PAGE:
Going “Up North” has always had a special meaning to me. It gives me a break from throwing arm-sized streamers to smallmouth bass and pike and focus on a gentler, calmer style of fishing. It is the place of campfires, fatty food, and nights underneath the stars. Your worries seem to melt away, whether it is the unmatched beauty of a scenic river, or you are too busy fumbling around with Michigan’s state bird in the summer time, the mosquito. It is all part of the experience, and a trip that you will not soon forget. I can vividly remember my first Michigan trout, and seemingly every trout since then. You can wake up, light a cigar, and eat whatever you want grease and all. For the very stuffy and prim environment I work in, it’s a break to be a filthy trout bum for a weekend and revel in every minute of it. Even the porta potties have a stylish charm and sophistication when you’ve been on the river all day. The sights, smells, and sounds certainly are able to engrain themselves in your brain. Every once in a while you will meet someone that you will learn a great deal from. I met an older gentleman on the river who took the time to share some local knowledge and it was greatly appreciated. I had quite a nice chat before he disappeared down the river and I stayed to fish some rises around me. As much as I can put into words, this river and area of Michigan surely deserves more. The only way to really see and experience all of these things is to drive up 23 and lace your boots up or board the Au Sable river boat and wet a line.

If you want to experience a great fly fishing trip, head up to northern Michigan. Stop by a local fly shop and get some tips or stock up on flies and go hit the water. There are not many places that you can fish that are surrounded by such history and immense beauty. In the winter months, between commercial tying and a couple of fishing trips, my thoughts often drift to that first trip up north to connect with some trout. Whether you are a beginner or expert level, the Au Sable has something to offer. There is an old Irish proverb that says,”Listen to the sound of the river and you will get a trout.” This couldn’t be truer, if you are still and quiet enough you can hear the water talking to you. You can hear all the years of logging, the distinct sound of the Kirtland Warbler, and the trout sipping a mayfly off the water’s surface. You may catch some trout and have a good day on the water, or if you really listen to the water you may experience something more.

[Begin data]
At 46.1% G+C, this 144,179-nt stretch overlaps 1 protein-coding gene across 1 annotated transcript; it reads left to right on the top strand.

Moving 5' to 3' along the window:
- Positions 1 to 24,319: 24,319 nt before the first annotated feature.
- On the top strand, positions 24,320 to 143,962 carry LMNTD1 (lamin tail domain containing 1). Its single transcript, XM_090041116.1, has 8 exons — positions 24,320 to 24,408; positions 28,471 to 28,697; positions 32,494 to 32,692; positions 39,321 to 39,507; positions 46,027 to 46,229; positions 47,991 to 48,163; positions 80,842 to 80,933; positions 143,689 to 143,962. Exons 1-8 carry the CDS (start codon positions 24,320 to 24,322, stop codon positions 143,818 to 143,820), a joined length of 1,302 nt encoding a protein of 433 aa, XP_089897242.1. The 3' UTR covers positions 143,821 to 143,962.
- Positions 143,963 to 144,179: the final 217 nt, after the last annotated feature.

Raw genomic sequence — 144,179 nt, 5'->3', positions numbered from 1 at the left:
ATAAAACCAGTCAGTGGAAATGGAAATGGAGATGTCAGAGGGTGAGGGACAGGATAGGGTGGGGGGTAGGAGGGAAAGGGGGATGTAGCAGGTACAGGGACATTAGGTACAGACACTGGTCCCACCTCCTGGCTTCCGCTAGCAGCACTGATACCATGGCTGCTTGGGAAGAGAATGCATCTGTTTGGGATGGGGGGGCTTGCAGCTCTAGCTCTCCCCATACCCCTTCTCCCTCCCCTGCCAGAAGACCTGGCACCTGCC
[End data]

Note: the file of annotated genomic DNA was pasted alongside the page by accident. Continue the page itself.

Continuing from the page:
6 thoughts on “Going Up North

  1. William Clark

    Excellent article. Reading it took me up north as well. And remembering the places and waters that are such a pleasure to Wade in as well.

    Reply
  2. Paul Kruse

    Ah yes the Au Sable river, birth place of Trout Unlimited. Can’t get any better than that for having a diverse fly-fishing experience catching cold-water fish that inhabit North America!

    Reply
  3. Michael J Vorhis

    Nice, John. I like how you “feature” in this article not only the history and the hatch-matching guidance but also the beauty rather than the size of the native specimens you show. I too know waters in which the takes are so often by “little” fish for one reason or another, and I still enjoy fly fishing those immensely. As you say, the mere chance of a larger fish can be more than enough suspense, while most of the outing consists of fooling the wild fish in the size they tend to come. Nice photos too. Thank you for the “tour;” it looks like a very peaceful river.

    – Mike

    Reply
  4. John Satkowski

    Glad you liked it William, it is at that, my knees aren’t what they used to be so I can wade all day up there….

    Reply